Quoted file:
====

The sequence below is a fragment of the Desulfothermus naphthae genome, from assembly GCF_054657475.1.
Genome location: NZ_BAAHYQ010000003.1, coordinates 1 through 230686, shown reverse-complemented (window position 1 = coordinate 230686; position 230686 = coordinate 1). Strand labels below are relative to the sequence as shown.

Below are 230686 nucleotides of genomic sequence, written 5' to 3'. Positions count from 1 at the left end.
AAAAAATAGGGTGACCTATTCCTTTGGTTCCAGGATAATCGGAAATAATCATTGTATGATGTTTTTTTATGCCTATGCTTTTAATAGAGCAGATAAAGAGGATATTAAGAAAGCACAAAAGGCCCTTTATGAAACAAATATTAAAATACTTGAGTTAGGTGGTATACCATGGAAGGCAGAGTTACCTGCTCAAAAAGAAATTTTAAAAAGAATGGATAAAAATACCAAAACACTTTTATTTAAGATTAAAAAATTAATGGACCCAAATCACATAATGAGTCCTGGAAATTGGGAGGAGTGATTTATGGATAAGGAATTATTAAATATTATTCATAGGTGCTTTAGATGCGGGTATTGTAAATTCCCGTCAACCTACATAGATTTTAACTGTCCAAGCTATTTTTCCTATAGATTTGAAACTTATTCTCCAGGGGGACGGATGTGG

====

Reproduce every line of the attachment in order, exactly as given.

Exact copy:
The sequence below is a fragment of the Desulfothermus naphthae genome, from assembly GCF_054657475.1.
Genome location: NZ_BAAHYQ010000003.1, coordinates 1 through 230686, shown reverse-complemented (window position 1 = coordinate 230686; position 230686 = coordinate 1). Strand labels below are relative to the sequence as shown.

Below are 230686 nucleotides of genomic sequence, written 5' to 3'. Positions count from 1 at the left end.
AAAAAATAGGGTGACCTATTCCTTTGGTTCCAGGATAATCGGAAATAATCATTGTATGATGTTTTTTTATGCCTATGCTTTTAATAGAGCAGATAAAGAGGATATTAAGAAAGCACAAAAGGCCCTTTATGAAACAAATATTAAAATACTTGAGTTAGGTGGTATACCATGGAAGGCAGAGTTACCTGCTCAAAAAGAAATTTTAAAAAGAATGGATAAAAATACCAAAACACTTTTATTTAAGATTAAAAAATTAATGGACCCAAATCACATAATGAGTCCTGGAAATTGGGAGGAGTGATTTATGGATAAGGAATTATTAAATATTATTCATAGGTGCTTTAGATGCGGGTATTGTAAATTCCCGTCAACCTACATAGATTTTAACTGTCCAAGCTATTTTTCCTATAGATTTGAAACTTATTCTCCAGGGGGACGGATGTGG